|  TPWD News Release 20040315d                                            |
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[ Note: This item is more than 13 years old. Please take the publication date into consideration for any date references. ]
[ Media Contact: TPWD News, news@tpwd.texas.gov, 512-389-8030 ] [TH]
March 15, 2004
Partners Work To Conserve Rare Texas Plant
AUSTIN, Texas -- The bracted twistflower (Streptanthus bracteatus) is a beautiful and rare mustard that exists only on the Edwards Plateau of Central Texas. For three years, the Texas Parks and Wildlife Department, the U.S. Fish and Wildlife Service, the City of Austin, Travis County, the Lower Colorado River Authority, and Lady Bird Johnson Wildflower Center have worked to conserve this globally rare plant growing in the Austin area.
A recent outcome of this strong partnership was a voluntary memorandum of agreement for which a signing ceremony was held March 10 at the capitol in Austin. The ceremony recognized private landowners, non-profit organizations, state and federal agencies, and wildflower enthusiasts for their dedication to preserving Texas' heritage represented by this small but important and rare plant.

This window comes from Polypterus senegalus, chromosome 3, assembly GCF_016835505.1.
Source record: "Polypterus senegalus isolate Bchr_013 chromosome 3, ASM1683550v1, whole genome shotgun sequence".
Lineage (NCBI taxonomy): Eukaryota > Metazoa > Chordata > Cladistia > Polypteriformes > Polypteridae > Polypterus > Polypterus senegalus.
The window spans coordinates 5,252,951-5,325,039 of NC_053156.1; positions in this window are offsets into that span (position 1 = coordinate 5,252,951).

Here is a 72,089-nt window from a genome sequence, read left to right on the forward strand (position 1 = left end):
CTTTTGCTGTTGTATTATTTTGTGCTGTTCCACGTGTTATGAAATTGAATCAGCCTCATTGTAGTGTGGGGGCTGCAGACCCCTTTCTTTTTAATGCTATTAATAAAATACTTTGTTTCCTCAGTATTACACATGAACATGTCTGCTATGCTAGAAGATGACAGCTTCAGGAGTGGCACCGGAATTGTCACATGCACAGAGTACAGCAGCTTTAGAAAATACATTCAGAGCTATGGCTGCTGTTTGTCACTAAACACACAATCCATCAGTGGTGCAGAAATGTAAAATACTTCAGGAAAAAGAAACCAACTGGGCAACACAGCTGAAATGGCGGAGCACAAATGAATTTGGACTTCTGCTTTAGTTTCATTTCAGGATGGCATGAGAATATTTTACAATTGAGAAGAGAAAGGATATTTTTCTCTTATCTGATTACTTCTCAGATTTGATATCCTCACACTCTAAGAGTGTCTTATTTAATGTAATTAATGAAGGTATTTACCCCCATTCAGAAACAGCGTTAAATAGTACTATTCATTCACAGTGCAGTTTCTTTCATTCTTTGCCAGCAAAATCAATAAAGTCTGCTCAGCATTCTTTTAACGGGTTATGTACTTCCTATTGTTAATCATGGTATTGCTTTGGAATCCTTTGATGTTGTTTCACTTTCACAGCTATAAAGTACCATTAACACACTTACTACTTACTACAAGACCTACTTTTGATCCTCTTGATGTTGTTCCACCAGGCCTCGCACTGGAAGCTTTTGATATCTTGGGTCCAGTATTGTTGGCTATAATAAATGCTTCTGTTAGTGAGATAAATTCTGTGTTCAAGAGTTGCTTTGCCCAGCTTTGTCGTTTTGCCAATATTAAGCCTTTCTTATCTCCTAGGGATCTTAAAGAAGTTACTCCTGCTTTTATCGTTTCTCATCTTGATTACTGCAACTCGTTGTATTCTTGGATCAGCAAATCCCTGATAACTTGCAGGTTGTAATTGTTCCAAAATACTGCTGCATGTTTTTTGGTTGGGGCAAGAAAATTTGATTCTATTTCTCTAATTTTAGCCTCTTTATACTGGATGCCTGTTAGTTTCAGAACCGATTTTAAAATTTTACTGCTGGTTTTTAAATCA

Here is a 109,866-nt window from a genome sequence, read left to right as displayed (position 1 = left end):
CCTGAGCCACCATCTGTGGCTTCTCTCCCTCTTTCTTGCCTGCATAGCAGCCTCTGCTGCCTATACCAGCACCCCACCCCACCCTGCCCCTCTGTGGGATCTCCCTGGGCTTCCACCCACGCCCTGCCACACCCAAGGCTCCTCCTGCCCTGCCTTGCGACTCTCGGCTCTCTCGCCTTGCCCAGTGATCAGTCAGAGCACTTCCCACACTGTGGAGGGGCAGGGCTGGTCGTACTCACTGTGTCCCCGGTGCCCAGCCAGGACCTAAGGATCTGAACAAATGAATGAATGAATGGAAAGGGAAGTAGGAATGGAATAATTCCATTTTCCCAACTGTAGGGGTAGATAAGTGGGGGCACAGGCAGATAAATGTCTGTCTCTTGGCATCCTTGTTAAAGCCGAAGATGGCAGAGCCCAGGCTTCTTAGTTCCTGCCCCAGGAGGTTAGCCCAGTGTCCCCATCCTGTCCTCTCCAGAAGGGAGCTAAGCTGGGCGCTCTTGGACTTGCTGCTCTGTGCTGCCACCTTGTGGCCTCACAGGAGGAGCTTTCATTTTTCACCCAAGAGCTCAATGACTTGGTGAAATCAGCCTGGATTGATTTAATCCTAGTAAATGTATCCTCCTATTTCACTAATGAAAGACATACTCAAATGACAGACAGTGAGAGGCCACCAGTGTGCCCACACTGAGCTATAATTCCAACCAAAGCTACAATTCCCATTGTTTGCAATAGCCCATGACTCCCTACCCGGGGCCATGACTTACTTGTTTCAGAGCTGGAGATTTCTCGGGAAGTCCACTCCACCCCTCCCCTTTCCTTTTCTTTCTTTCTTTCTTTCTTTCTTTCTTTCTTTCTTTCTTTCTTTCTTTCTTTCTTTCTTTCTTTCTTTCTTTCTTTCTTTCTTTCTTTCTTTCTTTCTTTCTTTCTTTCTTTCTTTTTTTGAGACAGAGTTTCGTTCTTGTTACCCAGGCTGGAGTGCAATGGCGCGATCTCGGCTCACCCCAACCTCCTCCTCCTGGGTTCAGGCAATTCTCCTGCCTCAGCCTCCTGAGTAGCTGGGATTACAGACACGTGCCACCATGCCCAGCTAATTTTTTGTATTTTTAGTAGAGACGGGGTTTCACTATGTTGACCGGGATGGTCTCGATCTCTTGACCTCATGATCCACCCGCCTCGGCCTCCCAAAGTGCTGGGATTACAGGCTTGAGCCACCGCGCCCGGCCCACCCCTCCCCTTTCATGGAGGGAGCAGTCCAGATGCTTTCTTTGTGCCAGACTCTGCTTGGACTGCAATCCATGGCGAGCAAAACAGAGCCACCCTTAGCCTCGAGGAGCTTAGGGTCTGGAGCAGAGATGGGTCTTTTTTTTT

For the last couple of years, a group of volunteers organized by the Lady Bird Johnson Wildflower Center and botanists from several organizations have searched public land in Travis County to gather information that might lead to a brighter future for the bracted twistflower. This volunteer program remains active and organizers continue to look for local landowners that would like to join in the search. This is especially important since the flower occurs largely on private land.
During the last 150 years, the twistflower has been observed in seven counties, but more recently is restricted to Bexar, Medina, Travis, and Uvalde counties. This annual plant has delicate pink flowers and usually grows no taller than 3 feet. It is usually found on rocky limestone slopes and terraces in juniper-oak woodlands. When flowering during April and May, it is difficult to see amid the over-wintering brown shrubs. Leaves on the upper part of the plant wrap around the stem like those of local common mustards and have smooth margins. Leaves on the lower stem are on long stalks and are often deeply incised, like those of a dandelion. To make it easier for the wildflower enthusiast to recognize in spring, look for the four flowering pink petals.
For more local information, contact the USFWS Austin Ecological Services Field Office at (512) 490-0057.